Figure 1 shows an apparatus for growing a single-crystal fiber by solidification from a floating zone of laser-heated molten material on the tip of a feed rod. The apparatus can be used to produce single-crystal fibers of various highly pure ceramic and metal compositions, controlled crystal orientations, and small, uniform diameters. Such fibers are needed for experimental research on fiber reinforcements for metal-matrix/fiber and intermetallic-matrix/fiber composite materials. Fiber compositions that have been produced thus far include sapphire (Al2O3) with and without ternary additions, ZrO2, and yttrium aluminum garnet (YAG). Typical fiber diameters have ranged from 100 to 250 µm.

Preparation of a feed rod begins with mixing of metallic or ceramic powders with an organic binder. The powders are formulated with a modified stoichiometric composition; that is, the composition is chosen to obtain the desired fiber crystal composition, taking account of anticipated losses of various constituents through differential vaporization from the melt. The mixture of powders and organic binder is extruded to produce the feed rod. The organic binder is typically a commercial water-soluble cellulose ether product formulated to obtain the desired extrusion properties and to vaporize during subsequent laser heating, leaving behind little or no residue.

Figure 1. In the Laser-Heated Floating-Zone Apparatus, single-crystal fibers can be grown with controlled diameters and specified crystalline orientations.

The feed rod is mounted vertically on a vertical-translation mechanism inside the vacuum chamber. A seed crystal (which could be a piece of previously grown fiber) is placed in the desired orientation by use of x-ray diffraction for measurement and a goniometer for adjustment. The oriented seed crystal is mounted in the desired orientation on the tip of a pull rod that is collinear with the feed rod and is connected to another, independently controllable vertical-translation mechanism inside the vacuum chamber.

The laser beam is split into two beams aimed at the floating-zone melt location from opposite sides. The tip of the feed rod and the seed crystal on the tip of the pull rod are slowly brought toward each other and into the laser-heated floating zone, causing them to begin to melt (see Figure 2). Eventually, the molten tips touch and wet each other. Once a stable molten zone with a relatively uniform temperature profile has been established, growth of a single-crystal fiber can begin.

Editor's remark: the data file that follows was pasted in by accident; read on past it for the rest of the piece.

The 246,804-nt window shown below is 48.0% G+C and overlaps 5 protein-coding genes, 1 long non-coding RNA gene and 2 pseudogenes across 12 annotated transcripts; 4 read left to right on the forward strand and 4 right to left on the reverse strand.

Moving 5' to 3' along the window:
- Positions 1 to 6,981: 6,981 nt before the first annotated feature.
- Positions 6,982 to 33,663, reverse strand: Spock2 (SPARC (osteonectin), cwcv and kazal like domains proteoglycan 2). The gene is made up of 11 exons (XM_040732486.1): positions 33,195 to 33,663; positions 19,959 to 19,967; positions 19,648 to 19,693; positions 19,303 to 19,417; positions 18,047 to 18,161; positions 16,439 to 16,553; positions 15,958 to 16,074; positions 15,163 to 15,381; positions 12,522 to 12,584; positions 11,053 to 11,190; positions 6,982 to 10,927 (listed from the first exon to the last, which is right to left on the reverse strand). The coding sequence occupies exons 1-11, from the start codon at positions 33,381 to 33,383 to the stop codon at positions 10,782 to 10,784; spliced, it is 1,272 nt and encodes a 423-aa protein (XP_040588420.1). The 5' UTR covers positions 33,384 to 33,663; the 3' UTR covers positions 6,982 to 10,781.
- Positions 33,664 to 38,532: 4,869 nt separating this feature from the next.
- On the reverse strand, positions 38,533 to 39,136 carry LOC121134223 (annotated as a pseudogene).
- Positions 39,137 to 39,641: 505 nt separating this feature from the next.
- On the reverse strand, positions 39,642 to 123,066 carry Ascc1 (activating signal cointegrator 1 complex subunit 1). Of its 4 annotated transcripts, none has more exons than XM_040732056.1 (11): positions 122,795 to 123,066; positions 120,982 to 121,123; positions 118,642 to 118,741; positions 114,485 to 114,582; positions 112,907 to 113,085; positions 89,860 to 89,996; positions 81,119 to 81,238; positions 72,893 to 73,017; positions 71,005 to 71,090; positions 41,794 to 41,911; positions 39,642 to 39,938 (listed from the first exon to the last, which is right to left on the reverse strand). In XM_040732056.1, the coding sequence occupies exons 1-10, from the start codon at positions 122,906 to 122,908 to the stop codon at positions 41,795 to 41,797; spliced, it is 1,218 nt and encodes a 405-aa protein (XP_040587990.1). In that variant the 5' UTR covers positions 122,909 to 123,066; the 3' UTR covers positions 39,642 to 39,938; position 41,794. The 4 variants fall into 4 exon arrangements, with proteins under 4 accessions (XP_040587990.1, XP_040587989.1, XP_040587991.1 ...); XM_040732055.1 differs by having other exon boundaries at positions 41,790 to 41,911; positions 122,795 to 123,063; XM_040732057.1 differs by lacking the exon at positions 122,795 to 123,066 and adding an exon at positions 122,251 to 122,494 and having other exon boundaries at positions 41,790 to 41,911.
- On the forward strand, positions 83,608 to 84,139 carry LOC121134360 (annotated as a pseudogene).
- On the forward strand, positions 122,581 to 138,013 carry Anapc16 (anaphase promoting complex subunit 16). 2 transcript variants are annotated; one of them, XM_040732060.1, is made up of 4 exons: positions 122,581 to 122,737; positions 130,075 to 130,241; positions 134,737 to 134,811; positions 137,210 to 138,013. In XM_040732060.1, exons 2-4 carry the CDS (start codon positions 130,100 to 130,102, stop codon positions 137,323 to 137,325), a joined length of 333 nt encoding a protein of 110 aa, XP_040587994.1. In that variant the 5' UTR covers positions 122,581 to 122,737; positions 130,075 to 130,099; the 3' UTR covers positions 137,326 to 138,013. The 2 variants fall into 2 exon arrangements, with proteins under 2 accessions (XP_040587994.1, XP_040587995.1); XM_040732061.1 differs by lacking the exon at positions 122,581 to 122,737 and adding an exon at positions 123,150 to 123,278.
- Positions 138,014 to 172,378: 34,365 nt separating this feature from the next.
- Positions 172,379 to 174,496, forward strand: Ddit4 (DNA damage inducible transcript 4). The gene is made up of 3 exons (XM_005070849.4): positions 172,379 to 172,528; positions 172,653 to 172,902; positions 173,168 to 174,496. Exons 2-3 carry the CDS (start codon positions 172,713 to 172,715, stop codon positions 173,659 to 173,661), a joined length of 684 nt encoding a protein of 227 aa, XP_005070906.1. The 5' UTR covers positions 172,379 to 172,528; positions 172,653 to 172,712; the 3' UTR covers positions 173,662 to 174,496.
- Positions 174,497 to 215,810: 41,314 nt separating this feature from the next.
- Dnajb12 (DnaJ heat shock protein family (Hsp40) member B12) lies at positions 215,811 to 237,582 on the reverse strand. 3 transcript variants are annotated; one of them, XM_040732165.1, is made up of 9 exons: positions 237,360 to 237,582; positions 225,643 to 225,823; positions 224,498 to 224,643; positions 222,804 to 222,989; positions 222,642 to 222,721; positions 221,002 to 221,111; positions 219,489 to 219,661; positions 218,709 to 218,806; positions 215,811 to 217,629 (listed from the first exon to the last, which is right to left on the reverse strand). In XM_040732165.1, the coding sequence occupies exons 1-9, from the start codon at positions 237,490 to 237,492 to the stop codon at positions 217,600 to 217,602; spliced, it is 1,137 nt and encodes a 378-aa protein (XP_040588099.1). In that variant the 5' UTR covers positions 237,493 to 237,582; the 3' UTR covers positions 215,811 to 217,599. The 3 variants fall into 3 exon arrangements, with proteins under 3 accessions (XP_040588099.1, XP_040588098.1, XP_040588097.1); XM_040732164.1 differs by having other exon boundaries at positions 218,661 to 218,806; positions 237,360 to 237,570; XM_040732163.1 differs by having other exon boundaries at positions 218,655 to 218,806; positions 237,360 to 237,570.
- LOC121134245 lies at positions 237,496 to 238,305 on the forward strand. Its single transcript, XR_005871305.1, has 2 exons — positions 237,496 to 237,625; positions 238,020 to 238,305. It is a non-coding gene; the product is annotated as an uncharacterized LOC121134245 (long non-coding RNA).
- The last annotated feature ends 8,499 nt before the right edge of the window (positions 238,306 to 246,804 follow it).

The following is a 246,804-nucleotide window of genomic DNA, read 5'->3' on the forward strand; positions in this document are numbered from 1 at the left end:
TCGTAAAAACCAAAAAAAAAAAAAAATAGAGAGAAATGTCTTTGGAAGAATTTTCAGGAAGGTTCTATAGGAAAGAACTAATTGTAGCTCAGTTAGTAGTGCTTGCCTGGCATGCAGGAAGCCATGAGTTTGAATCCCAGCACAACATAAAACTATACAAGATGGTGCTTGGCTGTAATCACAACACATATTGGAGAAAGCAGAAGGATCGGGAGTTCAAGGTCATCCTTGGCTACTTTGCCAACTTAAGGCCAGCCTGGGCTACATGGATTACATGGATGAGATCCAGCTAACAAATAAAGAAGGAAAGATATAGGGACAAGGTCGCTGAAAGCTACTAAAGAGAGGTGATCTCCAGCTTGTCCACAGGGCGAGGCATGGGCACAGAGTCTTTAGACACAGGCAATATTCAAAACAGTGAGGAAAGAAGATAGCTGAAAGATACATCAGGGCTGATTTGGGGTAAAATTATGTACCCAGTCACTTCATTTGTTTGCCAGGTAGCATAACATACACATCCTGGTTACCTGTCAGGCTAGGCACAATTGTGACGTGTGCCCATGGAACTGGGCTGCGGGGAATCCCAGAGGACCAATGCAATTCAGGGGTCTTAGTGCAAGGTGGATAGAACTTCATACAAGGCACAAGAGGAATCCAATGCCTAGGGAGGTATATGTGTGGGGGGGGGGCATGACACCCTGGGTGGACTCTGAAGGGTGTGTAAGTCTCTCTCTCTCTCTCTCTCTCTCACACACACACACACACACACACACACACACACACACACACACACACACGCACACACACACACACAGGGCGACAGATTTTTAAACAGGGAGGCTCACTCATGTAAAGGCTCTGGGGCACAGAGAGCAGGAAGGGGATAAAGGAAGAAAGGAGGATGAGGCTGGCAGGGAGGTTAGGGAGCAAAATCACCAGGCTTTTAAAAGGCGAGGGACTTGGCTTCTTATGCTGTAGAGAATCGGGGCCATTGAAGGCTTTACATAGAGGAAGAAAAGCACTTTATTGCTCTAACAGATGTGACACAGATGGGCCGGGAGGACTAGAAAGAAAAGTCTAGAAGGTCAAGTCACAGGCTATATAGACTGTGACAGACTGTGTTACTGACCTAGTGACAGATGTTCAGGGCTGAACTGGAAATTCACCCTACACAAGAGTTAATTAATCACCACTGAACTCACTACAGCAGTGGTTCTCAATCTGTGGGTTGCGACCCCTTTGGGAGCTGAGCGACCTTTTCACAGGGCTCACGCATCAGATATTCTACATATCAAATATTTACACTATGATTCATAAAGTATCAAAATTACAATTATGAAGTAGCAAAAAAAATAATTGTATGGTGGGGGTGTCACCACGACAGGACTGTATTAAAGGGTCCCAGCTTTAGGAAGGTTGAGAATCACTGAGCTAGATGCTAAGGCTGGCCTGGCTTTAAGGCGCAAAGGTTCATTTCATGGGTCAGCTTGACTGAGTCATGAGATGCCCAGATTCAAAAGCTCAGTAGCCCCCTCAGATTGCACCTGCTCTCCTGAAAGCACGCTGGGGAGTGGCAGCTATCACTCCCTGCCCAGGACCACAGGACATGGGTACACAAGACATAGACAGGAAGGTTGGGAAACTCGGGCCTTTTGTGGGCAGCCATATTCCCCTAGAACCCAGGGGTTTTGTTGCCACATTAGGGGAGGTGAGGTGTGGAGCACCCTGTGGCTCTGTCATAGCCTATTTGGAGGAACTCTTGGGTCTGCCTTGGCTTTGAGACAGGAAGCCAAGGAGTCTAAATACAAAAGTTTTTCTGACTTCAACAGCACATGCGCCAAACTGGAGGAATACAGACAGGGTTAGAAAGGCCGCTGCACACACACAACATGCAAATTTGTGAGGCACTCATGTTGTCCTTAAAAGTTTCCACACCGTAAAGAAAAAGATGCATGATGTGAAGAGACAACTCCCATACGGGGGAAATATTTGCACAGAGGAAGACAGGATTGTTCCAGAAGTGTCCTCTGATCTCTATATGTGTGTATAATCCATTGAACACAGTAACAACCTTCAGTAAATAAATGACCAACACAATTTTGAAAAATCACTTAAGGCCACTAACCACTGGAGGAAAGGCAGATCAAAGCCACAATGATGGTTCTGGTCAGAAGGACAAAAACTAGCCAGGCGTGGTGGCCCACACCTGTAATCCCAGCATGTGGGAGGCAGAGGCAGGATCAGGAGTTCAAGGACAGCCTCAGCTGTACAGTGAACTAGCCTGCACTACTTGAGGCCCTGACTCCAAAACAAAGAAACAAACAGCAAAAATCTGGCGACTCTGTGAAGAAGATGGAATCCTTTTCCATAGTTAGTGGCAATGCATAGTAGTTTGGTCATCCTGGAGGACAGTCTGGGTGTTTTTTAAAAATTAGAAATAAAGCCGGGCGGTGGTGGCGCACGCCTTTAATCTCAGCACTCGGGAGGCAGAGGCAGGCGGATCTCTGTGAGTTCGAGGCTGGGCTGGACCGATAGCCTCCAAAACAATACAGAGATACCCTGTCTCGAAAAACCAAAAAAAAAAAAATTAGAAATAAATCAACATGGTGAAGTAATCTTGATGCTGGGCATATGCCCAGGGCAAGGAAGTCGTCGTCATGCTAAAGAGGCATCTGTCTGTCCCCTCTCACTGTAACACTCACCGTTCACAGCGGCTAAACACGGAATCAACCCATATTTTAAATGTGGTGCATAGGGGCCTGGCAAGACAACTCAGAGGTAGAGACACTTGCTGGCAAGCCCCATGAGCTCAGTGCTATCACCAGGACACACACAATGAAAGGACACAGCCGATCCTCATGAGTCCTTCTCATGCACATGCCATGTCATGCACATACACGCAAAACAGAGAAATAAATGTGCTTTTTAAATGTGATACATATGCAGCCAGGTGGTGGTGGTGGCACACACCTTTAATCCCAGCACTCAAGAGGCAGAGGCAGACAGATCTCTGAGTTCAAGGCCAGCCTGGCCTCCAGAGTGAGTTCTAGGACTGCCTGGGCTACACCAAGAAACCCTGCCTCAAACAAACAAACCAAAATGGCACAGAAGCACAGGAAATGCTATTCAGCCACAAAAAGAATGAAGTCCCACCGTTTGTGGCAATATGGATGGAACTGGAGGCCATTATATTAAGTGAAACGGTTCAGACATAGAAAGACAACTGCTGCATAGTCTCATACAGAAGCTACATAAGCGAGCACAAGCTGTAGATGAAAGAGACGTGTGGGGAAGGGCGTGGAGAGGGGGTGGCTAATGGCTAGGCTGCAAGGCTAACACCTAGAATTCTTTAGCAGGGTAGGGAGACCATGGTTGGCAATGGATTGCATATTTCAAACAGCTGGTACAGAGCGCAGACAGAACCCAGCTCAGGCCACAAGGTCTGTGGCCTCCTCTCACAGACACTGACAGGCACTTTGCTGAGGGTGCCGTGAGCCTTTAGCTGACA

Figure 2. The Seed Crystal and Feed Rod are brought together in the laser-heated zone. Once a stable melt has been established, the feed rod is slowly fed into the laser-heated zone while the pull rod is withdrawn to pull out the growing fiber.

To effect this growth, the feed rod is translated toward the laser-heated zone at one speed while the pull rod is translated away from the laser-heated zone at a different speed. The ratio between the speeds is chosen to obtain the desired change from the diameter of the feed rod to the diameter of the fiber. Ordinarily, one seeks to produce a fiber narrower than the feed rod, so that the pull rod must be translated more rapidly. The translation can be either downward as in Figure 2, or else upward.

A technique called "melt modulation" is used to maintain stability and symmetry in the molten zone. Melt modulation is effected by optomechanically scanning the opposing laser beams back and forth across the feed-rod/fiber axis to obtain more nearly even heating. Melt modulation gives rise to small vibrations that help to stabilize the molten zone. The vibrations also increase thermal agitation and mixing, thereby helping to make the temperature more nearly uniform throughout the melt. The vibrations also help to shake bubbles out of the melt; without the vibrations, small bubbles tend to coalesce into one large bubble in the molten zone, with consequent disruption of crystal growth. The frequency of vibration can be adjusted to avoid mechanical resonances and minimize vibration of the growing crystal. Typically, the optimum frequency lies between 30 and 50 Hz.

This work was done by Frank Ritzert and Leonard Westfall ofLewis Research Center. For further information, access the Technical Support Package (TSP) free on-line at under the Materials category, or circle no. 132 on the TSP Order Card in this issue to receive a copy by mail ($5 charge).

Inquiries concerning rights for the commercial use of this invention should be addressed to

NASA Lewis Research Center
Commercial Technology Office
Attn: Tech Brief Patent Status
Mail Stop 7 - 3
21000 Brookpark Road
Ohio 44135.

Refer to LEW-16539.

Photonics Tech Briefs Magazine

This article first appeared in the June, 1998 issue of Photonics Tech Briefs Magazine.

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